Pivotal Application Service will have the highest rating, a 5, in our example. PAS achieves this rating because it provides the best recovery times in the event of a disaster. (PAS can span multiple data centers and it includes backup and restore capabilities.) As such, your app has the potential to have a similar rating.

Choose Your Data Store Accordingly

It’s perfectly acceptable for your application to have a low tier rating. After all, each app will have its own business requirements. Often times, your application’s data store will dictate the tier rating. With that mind, let’s take a look at common data services for PAS and how they might affect your app’s tier rating.

If your app is a tier 4 or tier 5, then you should consider Pivotal Cloud Cache (PCC). With its GemFire heritage, PCC is an excellent data store for tier 4/5 requirements. Why? The product offers WAN replication. That means your platform engineers can configure data to automatically replicate to a DR foundation. When you need to use a cache - and need a high tier rating - PCC is a great option.

Services like MySQL and Redis make sense for tier 2 and tier 3 apps. These options offer high availability, though data replication between PAS foundations isn’t automated. (Pivotal has lots of options for you to consider in the Services Marketplace.)

Side note: It’s perfectly acceptable for your application to have a low tier rating. After all, each app will have its own business requirements!

4. Prepare Your App to Perform Under Heavy Load with PCF App Autoscaler

Earlier we mentioned that you need to run at least 3 instances for any app to achieve high availability. This is only part of the picture! An app can be available but have terrible latency which renders it unusable.

So what’s a developer to do? Prepare your app to perform under duress with PCF App Autoscaler! The PCF App Autoscaler is a built-in feature of PAS, and it’s available for every app.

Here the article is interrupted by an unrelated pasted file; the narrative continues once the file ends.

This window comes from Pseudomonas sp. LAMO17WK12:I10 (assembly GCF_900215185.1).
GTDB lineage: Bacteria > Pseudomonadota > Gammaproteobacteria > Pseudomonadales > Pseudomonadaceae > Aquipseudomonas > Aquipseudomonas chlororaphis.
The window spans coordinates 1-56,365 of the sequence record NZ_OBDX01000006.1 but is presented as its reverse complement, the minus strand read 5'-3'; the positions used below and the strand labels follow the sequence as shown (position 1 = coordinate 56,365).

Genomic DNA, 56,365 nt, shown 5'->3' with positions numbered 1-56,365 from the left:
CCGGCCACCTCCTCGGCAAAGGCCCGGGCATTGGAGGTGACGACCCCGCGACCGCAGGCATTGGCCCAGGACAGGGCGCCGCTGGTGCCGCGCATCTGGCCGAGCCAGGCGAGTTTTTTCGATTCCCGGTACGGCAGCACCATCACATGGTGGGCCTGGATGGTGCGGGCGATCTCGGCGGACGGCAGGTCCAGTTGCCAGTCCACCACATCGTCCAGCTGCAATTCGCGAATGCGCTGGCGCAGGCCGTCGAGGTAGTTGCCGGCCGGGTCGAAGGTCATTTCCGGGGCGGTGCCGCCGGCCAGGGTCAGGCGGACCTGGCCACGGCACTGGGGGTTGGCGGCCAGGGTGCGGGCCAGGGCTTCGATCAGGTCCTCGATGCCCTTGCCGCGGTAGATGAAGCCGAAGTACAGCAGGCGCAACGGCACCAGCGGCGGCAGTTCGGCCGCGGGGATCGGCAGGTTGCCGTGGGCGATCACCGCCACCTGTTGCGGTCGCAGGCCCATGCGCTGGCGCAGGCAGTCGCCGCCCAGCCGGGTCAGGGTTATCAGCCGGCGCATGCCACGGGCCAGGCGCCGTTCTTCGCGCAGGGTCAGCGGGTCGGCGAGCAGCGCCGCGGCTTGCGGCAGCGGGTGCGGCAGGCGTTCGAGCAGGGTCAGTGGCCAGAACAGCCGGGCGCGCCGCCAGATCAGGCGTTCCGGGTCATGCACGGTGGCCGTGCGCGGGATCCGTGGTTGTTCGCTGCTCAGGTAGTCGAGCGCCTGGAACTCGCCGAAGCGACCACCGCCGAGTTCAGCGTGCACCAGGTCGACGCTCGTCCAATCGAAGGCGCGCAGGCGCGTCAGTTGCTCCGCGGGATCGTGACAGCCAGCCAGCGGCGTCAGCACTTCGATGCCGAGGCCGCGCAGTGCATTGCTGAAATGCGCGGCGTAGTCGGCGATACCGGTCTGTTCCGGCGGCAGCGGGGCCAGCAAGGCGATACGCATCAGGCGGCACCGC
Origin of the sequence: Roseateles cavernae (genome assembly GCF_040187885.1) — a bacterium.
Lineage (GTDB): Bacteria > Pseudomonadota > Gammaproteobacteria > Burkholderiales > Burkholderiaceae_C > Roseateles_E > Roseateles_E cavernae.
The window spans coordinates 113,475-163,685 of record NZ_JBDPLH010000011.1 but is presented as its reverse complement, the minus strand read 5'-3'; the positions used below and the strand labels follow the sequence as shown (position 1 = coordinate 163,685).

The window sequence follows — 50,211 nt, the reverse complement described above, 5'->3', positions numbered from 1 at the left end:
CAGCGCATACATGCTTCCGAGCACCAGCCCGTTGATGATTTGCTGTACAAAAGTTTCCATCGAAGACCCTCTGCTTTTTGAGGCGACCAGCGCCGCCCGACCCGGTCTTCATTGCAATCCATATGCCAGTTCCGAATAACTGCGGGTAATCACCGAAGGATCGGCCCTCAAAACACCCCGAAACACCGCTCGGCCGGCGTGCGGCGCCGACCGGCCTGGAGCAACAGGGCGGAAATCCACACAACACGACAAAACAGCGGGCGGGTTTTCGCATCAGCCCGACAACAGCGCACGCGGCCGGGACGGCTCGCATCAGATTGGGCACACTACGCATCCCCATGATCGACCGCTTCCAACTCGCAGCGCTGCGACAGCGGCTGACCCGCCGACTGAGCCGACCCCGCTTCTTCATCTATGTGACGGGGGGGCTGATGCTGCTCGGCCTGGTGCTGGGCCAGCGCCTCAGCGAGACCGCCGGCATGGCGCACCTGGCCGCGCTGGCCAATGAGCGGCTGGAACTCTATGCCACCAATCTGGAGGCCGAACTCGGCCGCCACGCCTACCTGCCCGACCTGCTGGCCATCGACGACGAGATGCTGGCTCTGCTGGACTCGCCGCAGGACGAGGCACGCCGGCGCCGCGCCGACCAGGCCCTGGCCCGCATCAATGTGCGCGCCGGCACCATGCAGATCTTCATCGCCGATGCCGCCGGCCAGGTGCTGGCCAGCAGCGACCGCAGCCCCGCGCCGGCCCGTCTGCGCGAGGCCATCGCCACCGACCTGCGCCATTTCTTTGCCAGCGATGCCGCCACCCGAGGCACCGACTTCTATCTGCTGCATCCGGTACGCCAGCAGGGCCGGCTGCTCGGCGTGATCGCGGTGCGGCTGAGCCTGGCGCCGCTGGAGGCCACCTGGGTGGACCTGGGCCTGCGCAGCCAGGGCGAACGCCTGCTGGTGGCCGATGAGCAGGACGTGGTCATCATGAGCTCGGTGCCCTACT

Use PCF App Autoscaler to configure and manage scaling rules for apps.

Binding the Autoscaler service to your app is trivial (you bind to it the same way you bind to any other service). Once this is complete, simply configure the rest of the settings. The minimum count is most likely to be 3 (one for each AZ). What about the maximum count? It will depend on the overall quotas configured for your Org.

5. Modernize Your Thinking

We’ve discussed a number of pragmatic things you can do to be more successful with PAS. Let’s finish up with a few important points.

You own the app through its entire lifecycle.

Your platform engineering team makes sure you stay above the value line. (They do this by providing you PAS in the first place.) You should never be spending time setting up servers, configuring network settings, or capacity management.

PAS is in place to boost developer productivity. It’s here to help you go faster, which in turn helps the business grow. Embrace this and adapt to new and better ways of doing things.

And finally, deploying a change to production is a non-event. It should be done during business hours. Get your nights and weekends back!

Ready to cf push? Pivotal Web Services gives you a full-featured cf push experience in minutes. Want to read more on this topic? Check out the full Developer Primer, Speed Thrills: How to Harness the Power of CI/CD for Your Development Team, and From Months to Hours: Accelerating Software Deployment with PCF.

Take your cloud-native skills to the next level, and attend the cloud event of the year: SpringOne Platform.

About the Author

David Dieruf

David is a part of the tech marketing team within VMware Tanzu, bringing a focus to .NET-related technologies. He has been writing C# for as long as it’s been a thing. In his spare time he enjoys breaking things, only to fix them. Prior to VMware, David had a wide-ranging background, from making things go fast to building computers to writing bad code.